Norway has given us some great horror movies, but The House doesn’t quite live up to any of these.
Honestly, I was pretty excited to watch The House, because I love some of the Norwegian horror movies of the past ten years. Whether it’s a dark horror-comedy like Dead Snow (Død Snø) from 2009 or the amazing Cold Prey (Fritt Vilt) from 2006 – the latter has a female lead character, who I’ll gladly compare to a Ripley or Sarah Connor. Both movies also have in common, that they were so popular, sequels were made and they managed to reach an international audience.
When The House begins, we actually get a combination of these two iconic horror movies from Norway, but that’s when the comparison ends. The story does take place during World War 2, but there’s no comedy involved whatsoever.
You should also know, that while this is a Norwegian movie, the main language is German, a bit of English and only a few lines in Norwegian. This is the result of having three main characters, where two are German soldiers and one is a Norwegian civilian, who only speaks Norwegian and English. This works well for the story and film as a whole, because most people watching won’t understand all the languages.
Well, except for Scandinavians, who tend to have some understanding of all the Scandinavian languages (Danish, Swedish and Norwegian), while also speaking English, and most of us have had German in school as well. Yeah, we’re just cool like that – many of us also speak French or Spanish, so never assume a Scandinavian can’t understand whichever language you’re speaking. Fair warning hereby given for tourist purposes.
Anyway, getting back on track, The House starts out with the three main characters being trapped out in the cold on a Winter day in the mountains in Norway. Just before nightfall, they come across a house. Naturally, we all know that this is The House. And we also know they shouldn’t enter, but since the alternative is dying outside in the cold, they’re understandably happy to go in there. And also quick to take down the Norwegian flag and put up the very clear symbol of which war is being fought: The swastiska. At first, the house is nice and warm, but of course, this doesn’t last long.
A beginning that grabs your attention, but an ending that can’t hold it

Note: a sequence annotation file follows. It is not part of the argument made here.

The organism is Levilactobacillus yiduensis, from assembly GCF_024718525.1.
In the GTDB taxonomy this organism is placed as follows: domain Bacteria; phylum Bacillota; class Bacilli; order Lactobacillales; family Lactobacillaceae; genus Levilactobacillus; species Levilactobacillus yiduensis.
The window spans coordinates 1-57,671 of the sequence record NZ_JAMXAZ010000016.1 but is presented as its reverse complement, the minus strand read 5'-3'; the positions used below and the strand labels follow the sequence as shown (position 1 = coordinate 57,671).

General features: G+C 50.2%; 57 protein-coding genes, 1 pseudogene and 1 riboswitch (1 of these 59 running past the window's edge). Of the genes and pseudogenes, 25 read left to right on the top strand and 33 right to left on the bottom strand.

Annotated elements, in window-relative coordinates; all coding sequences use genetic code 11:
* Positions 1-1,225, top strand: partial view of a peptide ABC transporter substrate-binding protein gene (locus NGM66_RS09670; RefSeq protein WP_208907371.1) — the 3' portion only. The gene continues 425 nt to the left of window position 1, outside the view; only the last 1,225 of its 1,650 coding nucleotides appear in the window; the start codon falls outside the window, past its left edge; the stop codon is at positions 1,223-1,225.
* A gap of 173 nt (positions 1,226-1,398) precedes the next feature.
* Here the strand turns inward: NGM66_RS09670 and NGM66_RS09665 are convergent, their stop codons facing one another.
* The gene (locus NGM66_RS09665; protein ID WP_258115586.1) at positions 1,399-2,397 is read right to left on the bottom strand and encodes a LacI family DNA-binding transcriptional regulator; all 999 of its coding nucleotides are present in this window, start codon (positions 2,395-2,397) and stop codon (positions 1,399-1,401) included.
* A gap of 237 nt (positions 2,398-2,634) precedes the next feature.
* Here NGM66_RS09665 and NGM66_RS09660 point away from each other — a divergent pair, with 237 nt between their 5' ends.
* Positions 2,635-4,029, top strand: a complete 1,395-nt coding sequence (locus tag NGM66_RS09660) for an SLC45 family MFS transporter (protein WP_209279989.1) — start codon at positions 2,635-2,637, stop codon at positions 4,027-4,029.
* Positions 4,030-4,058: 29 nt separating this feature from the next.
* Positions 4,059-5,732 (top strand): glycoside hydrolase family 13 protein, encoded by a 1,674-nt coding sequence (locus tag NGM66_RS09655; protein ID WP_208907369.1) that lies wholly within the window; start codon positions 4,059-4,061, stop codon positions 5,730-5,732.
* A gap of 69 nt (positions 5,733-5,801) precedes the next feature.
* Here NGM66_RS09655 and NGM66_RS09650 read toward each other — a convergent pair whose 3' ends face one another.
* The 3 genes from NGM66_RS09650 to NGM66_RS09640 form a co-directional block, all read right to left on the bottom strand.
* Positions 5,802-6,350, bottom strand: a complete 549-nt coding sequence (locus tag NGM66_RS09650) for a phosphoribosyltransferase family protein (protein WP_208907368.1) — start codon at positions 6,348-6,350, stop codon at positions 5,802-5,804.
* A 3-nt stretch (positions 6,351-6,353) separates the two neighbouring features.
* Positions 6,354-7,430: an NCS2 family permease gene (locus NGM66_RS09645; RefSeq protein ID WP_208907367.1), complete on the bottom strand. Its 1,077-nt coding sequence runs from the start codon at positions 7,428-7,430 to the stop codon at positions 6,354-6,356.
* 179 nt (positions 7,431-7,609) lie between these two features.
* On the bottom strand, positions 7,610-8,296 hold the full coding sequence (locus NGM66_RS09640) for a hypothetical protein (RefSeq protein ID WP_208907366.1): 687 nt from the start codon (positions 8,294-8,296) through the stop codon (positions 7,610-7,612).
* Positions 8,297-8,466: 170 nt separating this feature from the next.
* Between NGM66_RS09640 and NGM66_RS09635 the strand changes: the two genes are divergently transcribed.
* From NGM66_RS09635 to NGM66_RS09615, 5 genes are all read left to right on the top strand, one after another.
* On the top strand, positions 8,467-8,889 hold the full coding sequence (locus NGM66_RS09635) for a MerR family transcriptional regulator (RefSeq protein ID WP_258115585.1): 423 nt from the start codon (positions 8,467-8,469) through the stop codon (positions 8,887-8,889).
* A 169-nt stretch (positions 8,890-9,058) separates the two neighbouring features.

You have to really pay attention when watching The House. There are lots of little details, and I’m sure I missed many of them. And even though I love that kind of work, when watching a horror movie, it just became way too much. It demands a lot of the audience, and we are already working with dialogue in three different languages. It turns into a Paranormal Activity kind of experience, where you find yourself looking at every single object in the room to try and catch something changing. Unfortunately, this really takes your focus away from the characters and they’re clearly the strong points in The House.
In fact, the actors are truly amazing in this movie. The three main characters go through a lot, and also offer great insight through stories from their life. It’s engaging and fascinating, so when the focus shifts from this, the movie suffers. The director of The House is Reinert Kiil, who previously made a revenge/exploitation movie called Whore (Hora), which is along the lines of I Spit on Your Grave. Other than that, he has worked on the Norwegian horror hit Dead Snow in the Art Department, so he’s definitely a huge fan of the horror genre. Kiil (awesome name for a horror director, right?!) also wrote the script, with translation from Jan Helge Lillevik, because, again, there is dialogue in three languages.
I have to say, I was thinking my review would end with at least a three star (or blood splash) review, after the first 15-20 minutes. But the last half of the movie just drags it down so much. Still, I will say this; There is so much potential in both the style and story, so if Reinert Kiil tightened up the script and pace more, he could have one Hell of a horror movie on his hands.
Spoiler: If you watch the trailer, you should know that it in no way reflects the actual movie. This isn’t really an exorcism film, and the little girl from the trailer is hardly in the movie itself.
The House (Huset) is being released on DVD, Blu-ray and VOD in some countries – which is how I saw it – but it’s also still playing the festival circuit. Honestly, I think the movie is probably better viewed in a dark theater than at home, so give it a shot if it’s playing at a film festival or in limited release near you.
Director: Reinert Kiil
Writer: Reinert Kiil, Jan Helge Lillevik (translation)
Cast: Mats Reinhardt, Frederik von Lüttichau (as Frederik Wolf), Espen Edvartsen
Two German soldiers have taken a Norwegian man as prisoner on a cold Scandinavian winter night during World War 2. They’re thankful when they come across a seemingly empty house out in the wilderness. But, of course, the house turns out to hold more than meets the eye.